Going to the source

For a number of years, my professional life has revolved around the Australian financial services laws. This body of law is constantly changing. 

There is constant commentary about these changes and the regulatory guidance that surrounds these laws. Whatever the change - whether this commentary relates to the Future of Financial Advice (FOFA) (do the recent changes constitute a "gutting" or the reforms or mere tweaking?), enhanced due diligence requirements relating to Anti-Money Laundering and Counter-Terrorism Financing (what are "beneficial owners" or "politically exposed persons"?; what is the status of the no-action position that applies to persons to whom these changes apply?), or even ASIC's new report reviewing retail life insurance advice - I've come to appreciate one thing. 

Instead of focusing on the commentary surrounding the regulations or guidance, the best way to get a grasp of the situation is to go directly to the source. Read the legislative instruments introducing the changes in law. Read the ASIC report directly. Come to your own opinions. Consider the commentary to see whether it enhances or gives a different perspective to your views, or even gives breadcrumbs for other sources to consider. But ultimately, go to source.

In the context of this blog, I'll freely admit that at times I'll refer to, or base my opinions, on other material. For example, I might write a post on my thoughts about ASIC's Report 413 Review of retail life insurance advice (which, based on a skim, I already have strong opinions about). Whether I make the point explicitly or not, a guiding principle that I take, and that I recommend for anyone wanting to think deeply about something, is to go directly to the source.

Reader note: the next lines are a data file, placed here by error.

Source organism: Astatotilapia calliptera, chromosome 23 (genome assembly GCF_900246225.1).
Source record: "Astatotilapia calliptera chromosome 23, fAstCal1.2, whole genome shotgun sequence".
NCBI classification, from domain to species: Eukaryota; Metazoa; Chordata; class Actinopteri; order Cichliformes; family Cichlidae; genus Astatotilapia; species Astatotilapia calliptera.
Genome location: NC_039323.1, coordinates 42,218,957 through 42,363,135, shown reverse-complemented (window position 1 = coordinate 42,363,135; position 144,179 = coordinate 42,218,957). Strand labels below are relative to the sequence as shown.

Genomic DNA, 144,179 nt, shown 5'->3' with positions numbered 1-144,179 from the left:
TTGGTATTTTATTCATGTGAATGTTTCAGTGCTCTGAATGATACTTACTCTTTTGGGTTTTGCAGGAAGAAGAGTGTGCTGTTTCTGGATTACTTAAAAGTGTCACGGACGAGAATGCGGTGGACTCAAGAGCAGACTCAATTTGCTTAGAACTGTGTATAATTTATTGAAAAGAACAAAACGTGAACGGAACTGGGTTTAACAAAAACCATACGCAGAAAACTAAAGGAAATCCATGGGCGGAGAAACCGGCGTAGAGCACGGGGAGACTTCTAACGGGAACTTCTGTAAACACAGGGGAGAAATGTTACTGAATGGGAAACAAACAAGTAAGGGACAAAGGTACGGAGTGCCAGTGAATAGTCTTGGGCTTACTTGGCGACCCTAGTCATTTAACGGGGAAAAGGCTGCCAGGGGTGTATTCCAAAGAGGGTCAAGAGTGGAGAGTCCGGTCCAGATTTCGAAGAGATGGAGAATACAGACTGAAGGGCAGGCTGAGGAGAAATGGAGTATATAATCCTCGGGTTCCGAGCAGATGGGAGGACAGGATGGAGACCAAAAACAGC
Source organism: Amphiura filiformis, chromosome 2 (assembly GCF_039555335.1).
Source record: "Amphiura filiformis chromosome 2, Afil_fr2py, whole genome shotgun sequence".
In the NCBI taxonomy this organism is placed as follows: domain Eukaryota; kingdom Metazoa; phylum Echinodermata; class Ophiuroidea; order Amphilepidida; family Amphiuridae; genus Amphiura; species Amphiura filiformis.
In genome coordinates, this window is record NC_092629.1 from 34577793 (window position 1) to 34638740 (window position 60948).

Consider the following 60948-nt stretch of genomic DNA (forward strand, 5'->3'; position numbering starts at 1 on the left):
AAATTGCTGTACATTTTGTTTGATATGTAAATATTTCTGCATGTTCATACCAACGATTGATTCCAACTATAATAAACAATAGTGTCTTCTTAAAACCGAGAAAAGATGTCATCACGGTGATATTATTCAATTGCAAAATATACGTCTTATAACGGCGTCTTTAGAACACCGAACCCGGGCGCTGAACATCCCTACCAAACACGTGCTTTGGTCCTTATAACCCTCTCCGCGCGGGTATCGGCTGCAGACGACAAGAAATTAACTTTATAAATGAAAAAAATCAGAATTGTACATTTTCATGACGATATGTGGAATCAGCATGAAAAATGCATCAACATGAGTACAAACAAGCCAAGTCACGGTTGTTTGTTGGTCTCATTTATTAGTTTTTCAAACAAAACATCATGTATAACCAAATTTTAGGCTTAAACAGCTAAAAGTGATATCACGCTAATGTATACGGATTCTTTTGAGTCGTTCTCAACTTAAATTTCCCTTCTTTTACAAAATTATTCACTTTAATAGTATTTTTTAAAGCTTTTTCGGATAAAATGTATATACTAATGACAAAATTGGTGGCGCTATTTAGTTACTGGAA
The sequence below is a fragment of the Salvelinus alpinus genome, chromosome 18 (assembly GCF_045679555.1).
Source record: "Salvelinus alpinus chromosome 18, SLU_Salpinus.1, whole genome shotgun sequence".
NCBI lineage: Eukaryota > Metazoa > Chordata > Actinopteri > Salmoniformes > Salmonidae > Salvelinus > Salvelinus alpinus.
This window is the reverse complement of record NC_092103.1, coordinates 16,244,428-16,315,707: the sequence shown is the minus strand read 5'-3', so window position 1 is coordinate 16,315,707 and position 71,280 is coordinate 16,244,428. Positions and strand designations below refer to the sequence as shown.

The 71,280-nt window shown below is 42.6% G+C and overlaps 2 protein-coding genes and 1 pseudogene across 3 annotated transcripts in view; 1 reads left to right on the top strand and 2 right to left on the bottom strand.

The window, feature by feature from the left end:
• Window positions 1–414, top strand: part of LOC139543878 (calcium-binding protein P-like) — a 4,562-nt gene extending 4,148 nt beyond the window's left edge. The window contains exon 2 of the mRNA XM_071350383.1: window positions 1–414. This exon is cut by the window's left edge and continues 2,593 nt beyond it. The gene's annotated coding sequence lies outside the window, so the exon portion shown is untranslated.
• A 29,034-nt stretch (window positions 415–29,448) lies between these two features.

Even if the point of my blog is to capture some of the more interesting or useful points set out in another document, the subtext should always be: go to the source. 


Sonnie Bailey

Sonnie is the founder and principal of Fairhaven Wealth.

Before founding Fairhaven Wealth, Sonnie worked in the legal and financial services industries for over a decade.

Sonnie first became involved with financial advice as a specialist financial services lawyer. For many years, he was an “adviser of advisers”, reviewing thousands of advice files prepared by hundreds of financial advisers, and providing feedback in relation to the quality and appropriateness of advice; industry best practice; risk management; and regulatory compliance. He has published work in industry publications and spoken at various financial advice conferences.

Sonnie has also worked with banks, investment management firms, insurers, and derivatives providers.

Sonnie has worked as a private client lawyer, focusing on succession, estate planning and trusts. He ran his own legal firm in Australia before relocating to New Zealand. He has also acted in independent trustee and company director positions.

Sonnie is passionate about helping people achieve their goals and manage the risks to which they are exposed.

He has written extensively on his blog, New Zealand Wealth and Risk, which can be found at www.wealthandrisk.nz.

Sonnie is married to his wonderful wife Chrissy, and has two young children, Ben and Anna.